• A fresh take on Spider-Man
    I’m getting a little tired of film titles with colons and subtitles. Just thought I’d start with that. What I’m not tired of, surprisingly, is superhero films. “Spider-Man: Homecoming” is different than the other Avengers films, in that it’s more grounded in the high school drama of an insecure, immature teenager who is grappling with the great power and great responsibility of super strength, super speed, super agility, super spidey senses, and all that other stuff we’ve seen already (five times in the last 15 years).
  • Freehold Theatre Lab’s ‘Hamlet’ to reach wide audience
    Freehold Theatre Lab has spent more than a decade working to make performances and workshops accessible to people from all walks of life, and that includes those
  • 'Baby Driver' fully loaded
    “Baby Driver” is one of the more surprisingly refreshing films to cross the silver screen this year. It’s a genre-bending musical action-romance that is equal parts Michael Mann, Steven Soderbergh and Quentin Tarantino.
  • About ‘Last Knight’
    Rarely am I regretful for the time spent in a comfortable chair, watching a $260 million film on a 100-foot screen. But it does happen. I mean, come on, I could have watched the Mariners win another game in what will be Seattle’s first World Series year ever. I digress.
  • ‘The Mummy’ reboot wraps up mediocrity
    Déjà vu. That’s the first thing that comes to mind as I reflect on watching Tom Cruise sprinting away from danger while those all around him just can’t seem to run as fast (or look as good doing it). “The Mummy” is a forgettable, mediocre action film with a highly formulaic arc.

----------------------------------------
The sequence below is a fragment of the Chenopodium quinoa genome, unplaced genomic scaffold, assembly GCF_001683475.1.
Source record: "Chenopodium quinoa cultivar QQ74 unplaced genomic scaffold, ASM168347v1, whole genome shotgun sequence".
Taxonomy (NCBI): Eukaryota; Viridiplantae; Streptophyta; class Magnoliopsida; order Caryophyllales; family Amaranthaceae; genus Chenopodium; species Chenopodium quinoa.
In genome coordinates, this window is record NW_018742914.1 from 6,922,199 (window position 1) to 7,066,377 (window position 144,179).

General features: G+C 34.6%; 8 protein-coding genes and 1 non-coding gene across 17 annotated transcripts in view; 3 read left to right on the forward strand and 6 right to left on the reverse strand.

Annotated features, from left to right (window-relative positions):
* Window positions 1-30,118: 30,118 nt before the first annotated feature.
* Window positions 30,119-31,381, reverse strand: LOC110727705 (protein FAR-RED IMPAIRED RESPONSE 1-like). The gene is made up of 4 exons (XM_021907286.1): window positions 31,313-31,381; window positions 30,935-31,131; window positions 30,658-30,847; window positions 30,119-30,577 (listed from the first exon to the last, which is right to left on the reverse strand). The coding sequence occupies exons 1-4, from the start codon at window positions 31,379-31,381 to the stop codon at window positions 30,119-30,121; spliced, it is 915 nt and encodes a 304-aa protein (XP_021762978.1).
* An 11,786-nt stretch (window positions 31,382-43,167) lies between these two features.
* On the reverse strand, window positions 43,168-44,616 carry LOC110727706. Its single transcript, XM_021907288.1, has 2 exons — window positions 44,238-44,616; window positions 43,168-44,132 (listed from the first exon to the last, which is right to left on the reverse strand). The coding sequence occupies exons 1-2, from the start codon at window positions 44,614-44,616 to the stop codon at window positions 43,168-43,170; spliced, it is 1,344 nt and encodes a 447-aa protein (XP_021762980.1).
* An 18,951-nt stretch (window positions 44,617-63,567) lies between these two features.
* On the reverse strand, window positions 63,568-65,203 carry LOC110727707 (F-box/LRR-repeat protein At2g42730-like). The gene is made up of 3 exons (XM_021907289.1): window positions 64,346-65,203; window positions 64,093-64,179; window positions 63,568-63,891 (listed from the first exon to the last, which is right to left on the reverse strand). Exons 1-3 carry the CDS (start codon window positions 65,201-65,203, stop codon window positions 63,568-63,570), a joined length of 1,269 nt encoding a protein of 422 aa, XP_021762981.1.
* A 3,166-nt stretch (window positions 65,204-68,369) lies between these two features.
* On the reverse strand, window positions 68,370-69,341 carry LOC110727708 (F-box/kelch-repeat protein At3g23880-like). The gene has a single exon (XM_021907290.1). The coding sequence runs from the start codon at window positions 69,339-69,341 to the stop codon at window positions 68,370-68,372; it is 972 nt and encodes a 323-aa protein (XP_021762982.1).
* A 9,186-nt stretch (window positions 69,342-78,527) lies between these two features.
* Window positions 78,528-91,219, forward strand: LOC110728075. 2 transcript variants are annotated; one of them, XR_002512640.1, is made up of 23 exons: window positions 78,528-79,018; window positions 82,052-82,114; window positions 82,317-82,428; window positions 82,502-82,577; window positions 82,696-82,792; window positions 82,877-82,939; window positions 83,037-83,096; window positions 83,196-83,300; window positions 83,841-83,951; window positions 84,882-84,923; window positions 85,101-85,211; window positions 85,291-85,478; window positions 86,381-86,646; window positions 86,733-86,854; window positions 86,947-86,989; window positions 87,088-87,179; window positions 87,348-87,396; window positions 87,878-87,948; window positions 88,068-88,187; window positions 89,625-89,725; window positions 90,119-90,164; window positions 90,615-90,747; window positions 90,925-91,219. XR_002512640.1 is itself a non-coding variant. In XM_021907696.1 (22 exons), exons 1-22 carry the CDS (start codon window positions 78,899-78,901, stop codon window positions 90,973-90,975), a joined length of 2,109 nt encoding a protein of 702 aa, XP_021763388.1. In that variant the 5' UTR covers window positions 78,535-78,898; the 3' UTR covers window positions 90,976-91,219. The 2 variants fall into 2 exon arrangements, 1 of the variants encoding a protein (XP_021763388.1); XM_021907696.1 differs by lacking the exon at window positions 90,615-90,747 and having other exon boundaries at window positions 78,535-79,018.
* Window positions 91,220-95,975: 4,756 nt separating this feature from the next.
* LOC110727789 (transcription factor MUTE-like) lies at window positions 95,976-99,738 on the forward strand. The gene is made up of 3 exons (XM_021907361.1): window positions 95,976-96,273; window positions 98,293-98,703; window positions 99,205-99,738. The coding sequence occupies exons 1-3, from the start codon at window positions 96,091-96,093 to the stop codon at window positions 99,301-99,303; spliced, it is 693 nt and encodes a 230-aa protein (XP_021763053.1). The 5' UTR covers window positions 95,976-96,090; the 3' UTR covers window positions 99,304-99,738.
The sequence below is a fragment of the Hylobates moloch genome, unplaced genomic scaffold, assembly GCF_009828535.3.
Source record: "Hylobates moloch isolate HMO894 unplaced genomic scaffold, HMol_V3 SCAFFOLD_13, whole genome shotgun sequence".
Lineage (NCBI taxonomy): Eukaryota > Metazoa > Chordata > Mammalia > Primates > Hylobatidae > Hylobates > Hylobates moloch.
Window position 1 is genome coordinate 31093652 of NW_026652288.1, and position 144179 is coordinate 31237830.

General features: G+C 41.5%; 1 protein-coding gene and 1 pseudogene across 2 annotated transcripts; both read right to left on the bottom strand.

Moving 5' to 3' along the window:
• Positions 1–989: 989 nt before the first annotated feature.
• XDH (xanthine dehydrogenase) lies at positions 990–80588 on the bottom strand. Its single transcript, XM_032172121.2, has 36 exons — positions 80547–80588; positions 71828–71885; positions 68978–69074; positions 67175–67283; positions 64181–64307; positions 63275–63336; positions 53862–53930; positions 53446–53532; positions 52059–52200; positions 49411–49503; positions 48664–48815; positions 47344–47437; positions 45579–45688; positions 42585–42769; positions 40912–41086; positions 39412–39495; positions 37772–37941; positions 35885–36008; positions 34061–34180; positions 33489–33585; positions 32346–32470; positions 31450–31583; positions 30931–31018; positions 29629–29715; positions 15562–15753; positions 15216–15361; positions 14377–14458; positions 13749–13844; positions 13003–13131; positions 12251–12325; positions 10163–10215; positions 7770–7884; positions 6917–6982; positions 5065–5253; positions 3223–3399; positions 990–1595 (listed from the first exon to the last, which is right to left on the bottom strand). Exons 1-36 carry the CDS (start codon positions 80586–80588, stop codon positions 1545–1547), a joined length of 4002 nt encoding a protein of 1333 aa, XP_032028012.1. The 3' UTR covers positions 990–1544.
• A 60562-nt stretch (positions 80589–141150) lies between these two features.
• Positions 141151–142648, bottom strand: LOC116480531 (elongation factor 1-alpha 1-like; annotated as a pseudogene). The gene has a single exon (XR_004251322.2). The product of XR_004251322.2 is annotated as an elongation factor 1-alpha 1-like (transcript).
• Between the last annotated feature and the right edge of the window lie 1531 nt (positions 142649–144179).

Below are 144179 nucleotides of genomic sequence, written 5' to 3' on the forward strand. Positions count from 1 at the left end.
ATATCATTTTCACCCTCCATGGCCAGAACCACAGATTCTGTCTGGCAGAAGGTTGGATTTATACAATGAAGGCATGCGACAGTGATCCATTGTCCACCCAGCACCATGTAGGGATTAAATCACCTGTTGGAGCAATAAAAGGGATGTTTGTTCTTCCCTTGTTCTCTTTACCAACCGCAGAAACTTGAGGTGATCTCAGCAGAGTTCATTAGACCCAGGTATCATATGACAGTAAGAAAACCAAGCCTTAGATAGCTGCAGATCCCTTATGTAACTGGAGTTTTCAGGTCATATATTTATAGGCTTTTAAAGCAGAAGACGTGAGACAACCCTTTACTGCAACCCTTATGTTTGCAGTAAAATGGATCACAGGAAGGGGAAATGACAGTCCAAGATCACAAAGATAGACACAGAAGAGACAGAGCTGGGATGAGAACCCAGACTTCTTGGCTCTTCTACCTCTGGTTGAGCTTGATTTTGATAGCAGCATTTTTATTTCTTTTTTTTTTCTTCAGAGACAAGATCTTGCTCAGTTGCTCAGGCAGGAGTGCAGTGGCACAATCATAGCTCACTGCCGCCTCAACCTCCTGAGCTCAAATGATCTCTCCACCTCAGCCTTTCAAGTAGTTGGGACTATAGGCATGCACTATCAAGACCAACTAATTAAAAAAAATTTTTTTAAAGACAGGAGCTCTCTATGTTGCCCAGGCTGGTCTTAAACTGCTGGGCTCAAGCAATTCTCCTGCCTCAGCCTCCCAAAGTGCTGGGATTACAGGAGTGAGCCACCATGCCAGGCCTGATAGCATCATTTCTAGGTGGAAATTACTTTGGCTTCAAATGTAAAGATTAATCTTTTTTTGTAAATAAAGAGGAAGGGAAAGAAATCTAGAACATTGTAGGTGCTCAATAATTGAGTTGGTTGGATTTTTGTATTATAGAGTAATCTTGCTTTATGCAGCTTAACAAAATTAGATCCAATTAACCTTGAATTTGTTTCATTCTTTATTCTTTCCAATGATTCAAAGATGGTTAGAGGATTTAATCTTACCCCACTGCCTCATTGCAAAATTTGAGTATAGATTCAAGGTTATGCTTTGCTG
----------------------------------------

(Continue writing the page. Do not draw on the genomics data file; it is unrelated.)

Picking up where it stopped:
• ‘Wonder Woman’ is wonderful
    It’s about time we have a bona fide female superhero. That’s the general sentiment around the campfire, which is why I am incredibly dubious of the lack of studio confidence in this franchise. There has been minimal advertising, marketing and merchandising. Where are the action figures, fast food tie-ins and ubiquitous product placement?
  • Art From Under the Bed
    Saturday’s “Art From Under the Bed” silent auction included many notable pieces among the large collection of donated artwork on display at the Monroe Congregational Church. 
  • Choir students take show on the road
    It took two years for Pam Weaver’s home-school show choir students to prepare for their performance at the Burroughs Music Showcase in California last month.
  • ‘King Arthur’ fails royally
    There’s a lot to criticize about this film, mostly from an objective angle; costumes, dialogue, underdeveloped characters — even gaping plot holes. But if you strip away the layers of expectation, there is some pretty entertaining action going on in “King Arthur.” Of course, some action is never quite enough to carry a feature-length motion picture.
  • Big roles for ‘Little Women’